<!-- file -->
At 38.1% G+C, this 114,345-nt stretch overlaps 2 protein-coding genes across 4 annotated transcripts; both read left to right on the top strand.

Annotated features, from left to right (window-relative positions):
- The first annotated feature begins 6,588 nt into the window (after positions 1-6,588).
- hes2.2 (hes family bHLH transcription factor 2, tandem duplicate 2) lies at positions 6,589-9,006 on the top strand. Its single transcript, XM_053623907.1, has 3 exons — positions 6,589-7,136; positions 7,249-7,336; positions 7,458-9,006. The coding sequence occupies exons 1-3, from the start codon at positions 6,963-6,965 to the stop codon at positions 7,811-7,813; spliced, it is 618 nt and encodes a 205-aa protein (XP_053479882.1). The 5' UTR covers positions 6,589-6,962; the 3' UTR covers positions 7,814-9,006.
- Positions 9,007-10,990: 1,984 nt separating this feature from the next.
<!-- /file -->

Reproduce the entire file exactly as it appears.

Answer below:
At 38.1% G+C, this 114,345-nt stretch overlaps 2 protein-coding genes across 4 annotated transcripts; both read left to right on the top strand.

Annotated features, from left to right (window-relative positions):
- The first annotated feature begins 6,588 nt into the window (after positions 1-6,588).
- hes2.2 (hes family bHLH transcription factor 2, tandem duplicate 2) lies at positions 6,589-9,006 on the top strand. Its single transcript, XM_053623907.1, has 3 exons — positions 6,589-7,136; positions 7,249-7,336; positions 7,458-9,006. The coding sequence occupies exons 1-3, from the start codon at positions 6,963-6,965 to the stop codon at positions 7,811-7,813; spliced, it is 618 nt and encodes a 205-aa protein (XP_053479882.1). The 5' UTR covers positions 6,589-6,962; the 3' UTR covers positions 7,814-9,006.
- Positions 9,007-10,990: 1,984 nt separating this feature from the next.